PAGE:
Shen conspires to steal the Spirit Pearl and in the ensuing battle, the Demon Orb is placed on the ritual altar instead, causing Li Jing's pregnant wife Lady Yin to give birth to a child, Ne Zha, whose demonic nature is apparent. Ne Zha's parents refuse to allow their son to be killed. Taiyi tells them that Ne Zha's fate is sealed: in three years' time the heavenly curse placed upon the Demonic Orb will kill him regardless. Li travels to Heaven with Taiyi in an attempt to plead for Ne Zha's life, but is told that the curse is unremovable.

Meanwhile, it is revealed that Shen stole the Spirit Pearl for the Dragon King to reincarnate as his son, Ao Bing. The dragons resent their role as jailers of the Heavenly Court and being confined to a hellish existence on the ocean floor. It is hoped that through the blessed nature of a son born from the Spirit Pearl that dragon kind would be deemed worthy by Heaven, allowing the dragons to ascend. The Dragon King allows Shen to take Ao Bing as a student.

To tame his demonic nature and to make him happy, his parents lie to him that he is born of the Spirit Pearl and destined to be a great demon hunter. Ne Zha studies under Taiyi and acquires great skills. Eventually becoming impatient, the impetuous Ne Zha escapes his confines to hunt demons. While chasing a water demon, he burns down a fishing village. Ao Bing also comes to fight the demon, but is eventually defeated. Ne Zha cleverly overcomes the water demon and rescues both Ao Bing and a little girl, but is nevertheless misunderstood by the townsfolk. In a rage, Ne Zha lashes out at the villagers, hurting many of them.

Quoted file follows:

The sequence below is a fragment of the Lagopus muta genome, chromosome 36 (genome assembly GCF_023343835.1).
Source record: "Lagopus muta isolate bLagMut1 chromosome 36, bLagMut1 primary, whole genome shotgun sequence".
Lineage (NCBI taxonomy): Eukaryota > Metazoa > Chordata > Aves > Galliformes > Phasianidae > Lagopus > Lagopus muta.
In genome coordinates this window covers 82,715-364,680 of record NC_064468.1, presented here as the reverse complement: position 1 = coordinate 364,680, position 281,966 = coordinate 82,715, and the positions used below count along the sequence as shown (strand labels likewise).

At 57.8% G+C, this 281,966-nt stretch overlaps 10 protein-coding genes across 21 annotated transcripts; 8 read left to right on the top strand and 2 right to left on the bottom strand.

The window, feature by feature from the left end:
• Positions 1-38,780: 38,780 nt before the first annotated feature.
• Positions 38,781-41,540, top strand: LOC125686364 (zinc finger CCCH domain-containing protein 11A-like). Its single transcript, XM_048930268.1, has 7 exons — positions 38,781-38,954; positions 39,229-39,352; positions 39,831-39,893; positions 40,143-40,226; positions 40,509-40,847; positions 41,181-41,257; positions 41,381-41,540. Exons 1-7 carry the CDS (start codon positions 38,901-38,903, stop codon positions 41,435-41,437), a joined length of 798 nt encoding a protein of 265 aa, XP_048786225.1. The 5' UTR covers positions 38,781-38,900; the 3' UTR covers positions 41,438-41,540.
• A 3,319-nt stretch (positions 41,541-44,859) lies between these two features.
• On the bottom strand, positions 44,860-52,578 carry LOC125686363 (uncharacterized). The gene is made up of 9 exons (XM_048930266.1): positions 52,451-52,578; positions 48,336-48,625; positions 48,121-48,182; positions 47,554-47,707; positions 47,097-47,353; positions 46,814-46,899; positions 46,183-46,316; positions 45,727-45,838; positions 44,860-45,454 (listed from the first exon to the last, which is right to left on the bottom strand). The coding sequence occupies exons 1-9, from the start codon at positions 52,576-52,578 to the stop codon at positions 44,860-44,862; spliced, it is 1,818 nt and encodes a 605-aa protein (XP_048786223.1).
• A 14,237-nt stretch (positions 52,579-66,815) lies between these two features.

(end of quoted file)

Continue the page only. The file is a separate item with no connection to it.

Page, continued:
Since Ne Zha is destined to die by lightning on his third birthday, his mother wants him to be happy in his final days. The Li household organizes a lavish birthday party for their son, inviting a nervous town to attend. Shen visits Ne Zha before the party, revealing the truth of his nature to him. Angry and upset, Ne Zha unleashes his true demonic form and nearly kills his father. Ao Bing helps return Ne Zha to his usual form and regain his consciousness. Feeling betrayed, Ne Zha leaves to await his fate.

Shen says that if his deceit is revealed to Taizun then not only will he be punished, all of dragon kind will be condemned forever. Ao Bing, not wanting to betray his kind, decides to bury the town alive under a massive sheet of ice so there are no witnesses. Meanwhile, Ne Zha learns that while visiting Heaven to plead for his life, his father sought an enchantment that would allow him to trade his life for Ne Zha's. Moved by his father's sacrifice, Ne Zha returns to the village to stop Ao Bing. Eventually unleashing his full demonic form, Ne Zha defeats Ao Bing but spares his life, calling him his only friend.

When the heavenly lightning approaches, Ne Zha surrenders to his fate but is unexpectedly joined by Ao Bing. Linking hands, they unleash the power of the Chaos Pearl, which has the ability to absorb energy. Their mortal bodies prove too weak to contain the energy of the strike. Taiyi joins the fray, saving their souls in his Lotus Artifact. The lightning strike is contained, saving the town. Though their bodies are destroyed, the townsfolk kneel before Ao Bing and Ne Zha in their spirit forms.

In the mid and post credits scenes, the Dragon King vows vengeance on the citizens of Chentangguan for what happened to Ao Bing, while in an unknown location, Jiang Ziya is introduced.